15. Belgian Congo (1908-1960)

 

Pre-Crisis Phase (November 15, 1908-January 3, 1959):  King Leopold II of Belgium formally relinquished control of the Congo Free State (Belgian Congo) to the Belgian government on November 15, 1908.  Baron Théophile Wahis served as Governor-General of Belgian Congo from November 15, 1908 to May 20, 1912.  Félix Alexandre Fuchs served as Governor-General of Belgian Congo from May 20, 1912 to January 5, 1916.  Eugène Joseph Marie Henry served as Governor-General of Belgian Congo from January 5, 1916 to January 30, 1921.  Maurice Eugène Auguste, Count Lippens served as Governor-General of Belgian Congo from January 30, 1921 to January 24, 1923.  Simon Kimbangu, a Congolese religious leader who founded a branch of Christianity known as Kimbanguism, was arrested in Nkamba and charged with sedition by the colonial government on September 12, 1921.  Simon Kimbangu was convicted of sedition and sentenced to death by a military court on October 3, 1921, but the sentenced was commuted to life imprisonment by King Albert I of Belgium.  Martin Joseph Marie René Rutten served as Governor-General of Belgian Congo from January 24, 1923 to December 27, 1927.  Auguste Constant Tilkens served as Governor-General of Belgian Congo from December 27, 1927 to September 14, 1934.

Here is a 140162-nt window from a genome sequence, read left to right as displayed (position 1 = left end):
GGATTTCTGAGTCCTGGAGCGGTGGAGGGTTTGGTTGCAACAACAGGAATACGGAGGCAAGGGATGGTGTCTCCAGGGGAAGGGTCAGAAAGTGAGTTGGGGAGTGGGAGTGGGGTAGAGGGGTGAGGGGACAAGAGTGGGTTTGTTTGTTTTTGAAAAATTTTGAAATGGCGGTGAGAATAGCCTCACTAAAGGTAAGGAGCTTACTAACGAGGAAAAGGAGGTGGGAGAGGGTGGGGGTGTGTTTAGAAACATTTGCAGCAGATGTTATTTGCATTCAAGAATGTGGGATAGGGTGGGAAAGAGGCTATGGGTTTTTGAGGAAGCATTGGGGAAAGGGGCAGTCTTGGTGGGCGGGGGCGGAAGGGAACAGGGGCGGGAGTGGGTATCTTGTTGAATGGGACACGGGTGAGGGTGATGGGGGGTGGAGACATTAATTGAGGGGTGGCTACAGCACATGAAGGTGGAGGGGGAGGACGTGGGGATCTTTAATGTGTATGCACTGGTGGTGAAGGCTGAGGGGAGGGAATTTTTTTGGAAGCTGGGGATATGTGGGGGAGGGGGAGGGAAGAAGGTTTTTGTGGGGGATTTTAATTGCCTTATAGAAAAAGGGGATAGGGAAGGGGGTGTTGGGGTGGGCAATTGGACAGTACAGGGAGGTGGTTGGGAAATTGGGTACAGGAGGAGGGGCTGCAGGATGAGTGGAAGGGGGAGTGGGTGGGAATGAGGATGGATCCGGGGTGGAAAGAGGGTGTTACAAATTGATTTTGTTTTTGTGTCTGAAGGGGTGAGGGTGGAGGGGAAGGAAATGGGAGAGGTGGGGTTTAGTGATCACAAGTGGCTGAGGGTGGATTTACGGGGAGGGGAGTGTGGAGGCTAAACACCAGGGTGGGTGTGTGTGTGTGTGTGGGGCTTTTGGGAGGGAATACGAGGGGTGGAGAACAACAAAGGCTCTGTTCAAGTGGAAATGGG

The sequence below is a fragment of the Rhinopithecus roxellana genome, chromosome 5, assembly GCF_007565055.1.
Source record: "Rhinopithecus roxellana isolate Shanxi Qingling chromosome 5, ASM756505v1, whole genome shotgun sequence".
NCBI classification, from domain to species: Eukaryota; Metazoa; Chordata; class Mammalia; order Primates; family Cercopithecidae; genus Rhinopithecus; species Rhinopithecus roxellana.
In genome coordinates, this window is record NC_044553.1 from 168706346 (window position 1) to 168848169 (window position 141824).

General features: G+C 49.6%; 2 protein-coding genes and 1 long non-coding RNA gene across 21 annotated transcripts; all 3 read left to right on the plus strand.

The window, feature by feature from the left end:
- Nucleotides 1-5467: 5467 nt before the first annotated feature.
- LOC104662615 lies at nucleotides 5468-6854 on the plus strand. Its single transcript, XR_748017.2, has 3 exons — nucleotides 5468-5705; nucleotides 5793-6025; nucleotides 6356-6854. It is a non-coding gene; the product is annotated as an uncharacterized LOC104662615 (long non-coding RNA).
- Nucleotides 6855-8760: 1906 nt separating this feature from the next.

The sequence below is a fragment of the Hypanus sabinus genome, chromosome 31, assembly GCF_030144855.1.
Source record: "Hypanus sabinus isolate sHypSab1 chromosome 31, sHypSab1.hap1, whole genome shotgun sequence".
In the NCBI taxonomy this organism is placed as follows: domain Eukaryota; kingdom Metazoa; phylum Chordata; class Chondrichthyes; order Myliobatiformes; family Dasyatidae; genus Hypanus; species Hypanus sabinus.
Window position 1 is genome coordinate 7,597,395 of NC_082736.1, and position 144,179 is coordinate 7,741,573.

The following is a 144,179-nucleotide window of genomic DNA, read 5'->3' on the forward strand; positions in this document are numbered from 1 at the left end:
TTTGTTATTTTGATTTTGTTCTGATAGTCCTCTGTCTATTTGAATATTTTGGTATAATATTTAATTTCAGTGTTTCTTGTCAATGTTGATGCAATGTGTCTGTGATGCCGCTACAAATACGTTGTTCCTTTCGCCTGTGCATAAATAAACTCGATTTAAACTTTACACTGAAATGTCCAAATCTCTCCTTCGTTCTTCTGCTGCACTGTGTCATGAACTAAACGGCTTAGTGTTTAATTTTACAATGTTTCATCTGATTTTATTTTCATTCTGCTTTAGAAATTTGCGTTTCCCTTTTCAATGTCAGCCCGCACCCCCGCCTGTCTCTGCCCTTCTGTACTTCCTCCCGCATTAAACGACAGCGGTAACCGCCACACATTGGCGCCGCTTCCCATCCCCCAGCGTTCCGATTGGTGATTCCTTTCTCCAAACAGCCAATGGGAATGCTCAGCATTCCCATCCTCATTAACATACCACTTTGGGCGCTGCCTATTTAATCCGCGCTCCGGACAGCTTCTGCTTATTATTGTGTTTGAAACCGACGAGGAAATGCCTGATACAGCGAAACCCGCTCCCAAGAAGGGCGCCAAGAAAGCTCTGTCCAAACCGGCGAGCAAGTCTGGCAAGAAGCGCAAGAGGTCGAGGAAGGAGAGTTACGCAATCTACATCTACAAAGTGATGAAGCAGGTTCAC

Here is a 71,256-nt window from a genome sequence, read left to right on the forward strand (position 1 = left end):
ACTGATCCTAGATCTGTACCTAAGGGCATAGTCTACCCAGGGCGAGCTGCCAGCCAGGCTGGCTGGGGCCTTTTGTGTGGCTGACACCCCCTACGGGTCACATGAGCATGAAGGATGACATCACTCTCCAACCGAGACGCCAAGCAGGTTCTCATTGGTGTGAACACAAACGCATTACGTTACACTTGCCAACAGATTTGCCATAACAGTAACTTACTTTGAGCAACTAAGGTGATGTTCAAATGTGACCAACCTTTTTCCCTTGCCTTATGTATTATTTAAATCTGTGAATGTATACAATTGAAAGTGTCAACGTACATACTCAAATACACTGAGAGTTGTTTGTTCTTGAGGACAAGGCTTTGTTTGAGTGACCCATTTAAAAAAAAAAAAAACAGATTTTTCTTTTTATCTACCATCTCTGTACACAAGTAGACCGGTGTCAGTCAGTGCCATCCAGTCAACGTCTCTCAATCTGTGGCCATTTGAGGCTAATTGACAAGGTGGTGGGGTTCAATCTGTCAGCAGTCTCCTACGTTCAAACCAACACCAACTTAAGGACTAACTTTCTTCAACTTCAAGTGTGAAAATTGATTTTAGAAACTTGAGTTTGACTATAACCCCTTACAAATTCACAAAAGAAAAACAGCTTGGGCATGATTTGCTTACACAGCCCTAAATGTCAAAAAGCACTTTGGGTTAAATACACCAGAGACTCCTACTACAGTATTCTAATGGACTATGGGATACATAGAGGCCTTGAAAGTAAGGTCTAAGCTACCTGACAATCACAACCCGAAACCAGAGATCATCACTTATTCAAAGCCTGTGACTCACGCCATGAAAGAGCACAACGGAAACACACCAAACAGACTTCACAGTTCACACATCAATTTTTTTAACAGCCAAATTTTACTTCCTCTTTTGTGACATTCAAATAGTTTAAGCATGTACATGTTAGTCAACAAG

Government troops clashed with Pende tribesmen in Kisenzele on May 29, 1931, resulting in the death of one tribesman.  Pende tribesmen killed a colonial tax collector, Maximilien Balot, in Kilamba on June 8, 1931.  Government troops suppressed the Pende rebellion led by Matemu-a-Kenenia in the Kwilu region in September 1931, resulting in the deaths of several hundred (344 to 550) members of the Pende tribe.  Pierre Ryckmans served as Governor-General of Belgian Congo from September 14, 1934 to December 31, 1946.  During this twelve-year period, there was a significant amount of unrest in the Belgian Congo.  Mine workers went on strike in Jadotville (Likasi) and Élisabethville (Lubumbashi) in southern Belgian Congo on December 3-10, 1941.  Fifteen striking workers were killed by government troops in Jadotville (Likasi), and one striking worker was killed by mine policemen near Élisabethville (Lubumbashi) on December 8, 1941.  Several striking workers (possibly 60 to 100) were killed by government police in Élisabethville (Lubumbashi) on December 9, 1941.  Congolese soldiers led by Sergeant-Major Ngoie Mukalabushi mutinied in Luluabourg (Kananga) in Kasai Province on February 20, 1944, resulting in the deaths of one Belgian soldier and two European civilians.  The mutiny spread to other locations, including Kamina in Katanga Province and Jadotville (Likasi) on February 22, 1944.  Belgian troops suppressed the mutiny in May 1944.  Some 100 Congolese soldiers, including  Sergeant-Major Ngoie Mukalabushi, who participated in the mutiny in Luluabourg (Kananga) were later executed by colonial authorities.  Dock workers staged a general strike for union rights and higher wages in Matadi beginning on November 26, 1945, resulting in the deaths of at least seven individuals.  Eugène Jacques Pierre Louis Jungers served as Governor-General of Belgian Congo from December 31, 1946 to January 1, 1952.  The Alliances des Bakongo (ABAKO) was established by Joseph Kasa-Vubu to promote Kongo language and culture in 1950.  Simon Kimbangu, a Congolese religious leader who was imprisoned for sedition in 1921, died in prison on October 12, 1951.  Léon Antoine Marie Pétillon served as Governor-General of Belgian Congo from January 1, 1952 to July 12, 1958.  The ABAKO issued a “declaration of civil rights” on August 23, 1956.  The document called for the immediate granting of civil liberties and political rights, including the rights of free speech and free press, in Belgian Congo.  Local elections were held in December 1957.  Henri Arthur Cornelis served as Governor-General of Belgian Congo from July 12, 1958 to June 30, 1960.  The Congolese National Movement (Mouvement Nationale Congolais – MNC) was established with Patrice Lumumba as president on October 10, 1958.  Patrice Lumumba, leader of the MNC, called for the total independence of the Congo from Belgium in a speech given in Léopoldville (Kinshasa) on December 28, 1958.